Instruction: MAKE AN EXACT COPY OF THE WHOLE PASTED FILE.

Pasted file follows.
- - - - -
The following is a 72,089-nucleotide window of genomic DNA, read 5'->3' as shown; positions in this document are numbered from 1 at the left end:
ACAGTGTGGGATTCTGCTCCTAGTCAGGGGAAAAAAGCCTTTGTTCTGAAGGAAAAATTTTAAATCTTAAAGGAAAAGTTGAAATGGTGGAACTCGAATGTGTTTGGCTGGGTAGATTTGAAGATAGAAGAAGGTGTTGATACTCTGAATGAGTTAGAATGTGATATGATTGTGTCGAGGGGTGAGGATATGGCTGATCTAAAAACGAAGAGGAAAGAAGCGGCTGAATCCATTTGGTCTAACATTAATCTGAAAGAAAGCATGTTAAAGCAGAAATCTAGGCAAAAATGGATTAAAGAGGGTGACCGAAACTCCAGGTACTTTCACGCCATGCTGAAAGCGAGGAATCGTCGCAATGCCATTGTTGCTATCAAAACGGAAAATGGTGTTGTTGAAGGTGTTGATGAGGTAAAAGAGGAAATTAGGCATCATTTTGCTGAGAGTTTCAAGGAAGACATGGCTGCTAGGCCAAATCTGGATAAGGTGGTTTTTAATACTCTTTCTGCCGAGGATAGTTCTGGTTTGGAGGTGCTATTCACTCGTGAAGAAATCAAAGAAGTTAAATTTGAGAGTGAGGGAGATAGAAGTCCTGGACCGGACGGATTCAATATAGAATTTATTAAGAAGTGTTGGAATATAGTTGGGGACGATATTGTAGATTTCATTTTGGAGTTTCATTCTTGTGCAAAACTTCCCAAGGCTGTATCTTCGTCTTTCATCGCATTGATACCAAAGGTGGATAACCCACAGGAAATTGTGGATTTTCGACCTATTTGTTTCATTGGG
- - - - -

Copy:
The following is a 72,089-nucleotide window of genomic DNA, read 5'->3' as shown; positions in this document are numbered from 1 at the left end:
ACAGTGTGGGATTCTGCTCCTAGTCAGGGGAAAAAAGCCTTTGTTCTGAAGGAAAAATTTTAAATCTTAAAGGAAAAGTTGAAATGGTGGAACTCGAATGTGTTTGGCTGGGTAGATTTGAAGATAGAAGAAGGTGTTGATACTCTGAATGAGTTAGAATGTGATATGATTGTGTCGAGGGGTGAGGATATGGCTGATCTAAAAACGAAGAGGAAAGAAGCGGCTGAATCCATTTGGTCTAACATTAATCTGAAAGAAAGCATGTTAAAGCAGAAATCTAGGCAAAAATGGATTAAAGAGGGTGACCGAAACTCCAGGTACTTTCACGCCATGCTGAAAGCGAGGAATCGTCGCAATGCCATTGTTGCTATCAAAACGGAAAATGGTGTTGTTGAAGGTGTTGATGAGGTAAAAGAGGAAATTAGGCATCATTTTGCTGAGAGTTTCAAGGAAGACATGGCTGCTAGGCCAAATCTGGATAAGGTGGTTTTTAATACTCTTTCTGCCGAGGATAGTTCTGGTTTGGAGGTGCTATTCACTCGTGAAGAAATCAAAGAAGTTAAATTTGAGAGTGAGGGAGATAGAAGTCCTGGACCGGACGGATTCAATATAGAATTTATTAAGAAGTGTTGGAATATAGTTGGGGACGATATTGTAGATTTCATTTTGGAGTTTCATTCTTGTGCAAAACTTCCCAAGGCTGTATCTTCGTCTTTCATCGCATTGATACCAAAGGTGGATAACCCACAGGAAATTGTGGATTTTCGACCTATTTGTTTCATTGGG